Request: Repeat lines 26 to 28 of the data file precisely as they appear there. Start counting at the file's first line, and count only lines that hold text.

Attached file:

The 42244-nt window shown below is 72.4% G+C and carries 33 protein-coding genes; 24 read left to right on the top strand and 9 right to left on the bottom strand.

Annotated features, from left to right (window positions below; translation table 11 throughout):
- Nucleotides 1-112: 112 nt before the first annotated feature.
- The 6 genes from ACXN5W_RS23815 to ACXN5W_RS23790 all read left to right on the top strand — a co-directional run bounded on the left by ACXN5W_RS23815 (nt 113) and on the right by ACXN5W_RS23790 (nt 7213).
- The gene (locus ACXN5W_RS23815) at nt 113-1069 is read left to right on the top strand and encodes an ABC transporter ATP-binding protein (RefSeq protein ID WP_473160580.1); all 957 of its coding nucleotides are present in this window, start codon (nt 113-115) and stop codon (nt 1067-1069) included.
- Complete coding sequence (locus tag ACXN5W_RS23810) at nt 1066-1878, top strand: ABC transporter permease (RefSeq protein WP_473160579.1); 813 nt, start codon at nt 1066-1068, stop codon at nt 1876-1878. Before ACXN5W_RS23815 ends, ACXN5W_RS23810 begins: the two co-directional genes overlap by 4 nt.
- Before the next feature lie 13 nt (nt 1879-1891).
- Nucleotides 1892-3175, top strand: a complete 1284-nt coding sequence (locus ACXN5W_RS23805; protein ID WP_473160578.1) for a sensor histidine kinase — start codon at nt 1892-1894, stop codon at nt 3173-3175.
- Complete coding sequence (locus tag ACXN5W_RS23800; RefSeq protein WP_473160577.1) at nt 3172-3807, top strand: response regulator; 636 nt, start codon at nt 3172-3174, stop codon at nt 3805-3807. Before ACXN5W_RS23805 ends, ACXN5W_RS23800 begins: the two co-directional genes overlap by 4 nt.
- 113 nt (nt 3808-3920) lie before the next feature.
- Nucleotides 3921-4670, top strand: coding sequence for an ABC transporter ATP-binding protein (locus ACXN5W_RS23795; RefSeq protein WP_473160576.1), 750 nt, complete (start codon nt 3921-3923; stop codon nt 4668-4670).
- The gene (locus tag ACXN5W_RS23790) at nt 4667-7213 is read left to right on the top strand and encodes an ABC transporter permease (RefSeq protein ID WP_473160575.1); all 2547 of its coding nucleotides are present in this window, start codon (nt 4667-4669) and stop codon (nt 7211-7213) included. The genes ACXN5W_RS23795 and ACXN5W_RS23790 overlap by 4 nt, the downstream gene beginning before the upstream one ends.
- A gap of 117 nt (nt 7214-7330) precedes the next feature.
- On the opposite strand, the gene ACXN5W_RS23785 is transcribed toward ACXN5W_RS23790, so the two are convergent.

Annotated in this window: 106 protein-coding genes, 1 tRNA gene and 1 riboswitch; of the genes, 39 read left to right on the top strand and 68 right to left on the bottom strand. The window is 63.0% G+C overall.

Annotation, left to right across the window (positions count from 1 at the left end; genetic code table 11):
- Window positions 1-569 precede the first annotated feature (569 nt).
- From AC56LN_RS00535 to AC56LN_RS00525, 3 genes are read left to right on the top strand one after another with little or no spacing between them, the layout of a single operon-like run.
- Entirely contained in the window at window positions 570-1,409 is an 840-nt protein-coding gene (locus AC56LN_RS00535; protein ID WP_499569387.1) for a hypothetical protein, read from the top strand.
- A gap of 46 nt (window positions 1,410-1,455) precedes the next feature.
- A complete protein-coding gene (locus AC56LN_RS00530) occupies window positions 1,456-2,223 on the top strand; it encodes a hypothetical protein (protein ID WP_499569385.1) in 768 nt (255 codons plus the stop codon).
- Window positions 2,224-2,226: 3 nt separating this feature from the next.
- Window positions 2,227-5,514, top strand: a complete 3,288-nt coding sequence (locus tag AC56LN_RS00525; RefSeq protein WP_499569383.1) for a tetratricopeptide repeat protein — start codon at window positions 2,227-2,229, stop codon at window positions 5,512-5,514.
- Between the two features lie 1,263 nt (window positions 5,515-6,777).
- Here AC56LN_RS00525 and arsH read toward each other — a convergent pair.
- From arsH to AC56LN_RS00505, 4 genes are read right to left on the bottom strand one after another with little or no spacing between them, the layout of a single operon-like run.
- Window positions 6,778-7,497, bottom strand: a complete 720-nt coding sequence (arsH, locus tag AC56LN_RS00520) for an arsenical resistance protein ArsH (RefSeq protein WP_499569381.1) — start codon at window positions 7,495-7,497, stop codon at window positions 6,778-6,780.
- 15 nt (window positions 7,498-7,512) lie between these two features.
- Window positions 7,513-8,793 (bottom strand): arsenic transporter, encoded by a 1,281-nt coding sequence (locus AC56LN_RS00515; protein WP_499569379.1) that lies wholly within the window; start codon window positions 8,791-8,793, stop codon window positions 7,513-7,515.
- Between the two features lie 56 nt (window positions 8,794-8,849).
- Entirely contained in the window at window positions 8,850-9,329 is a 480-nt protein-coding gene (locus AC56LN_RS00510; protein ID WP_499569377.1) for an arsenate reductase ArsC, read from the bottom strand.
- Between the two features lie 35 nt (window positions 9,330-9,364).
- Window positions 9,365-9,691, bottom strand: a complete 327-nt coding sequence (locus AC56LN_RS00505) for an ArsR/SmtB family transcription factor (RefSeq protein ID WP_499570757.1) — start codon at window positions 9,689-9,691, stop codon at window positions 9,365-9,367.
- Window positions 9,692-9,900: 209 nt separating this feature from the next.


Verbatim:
- From arsH to AC56LN_RS00505, 4 genes are read right to left on the bottom strand one after another with little or no spacing between them, the layout of a single operon-like run.
- Window positions 6,778-7,497, bottom strand: a complete 720-nt coding sequence (arsH, locus tag AC56LN_RS00520) for an arsenical resistance protein ArsH (RefSeq protein WP_499569381.1) — start codon at window positions 7,495-7,497, stop codon at window positions 6,778-6,780.
- 15 nt (window positions 7,498-7,512) lie between these two features.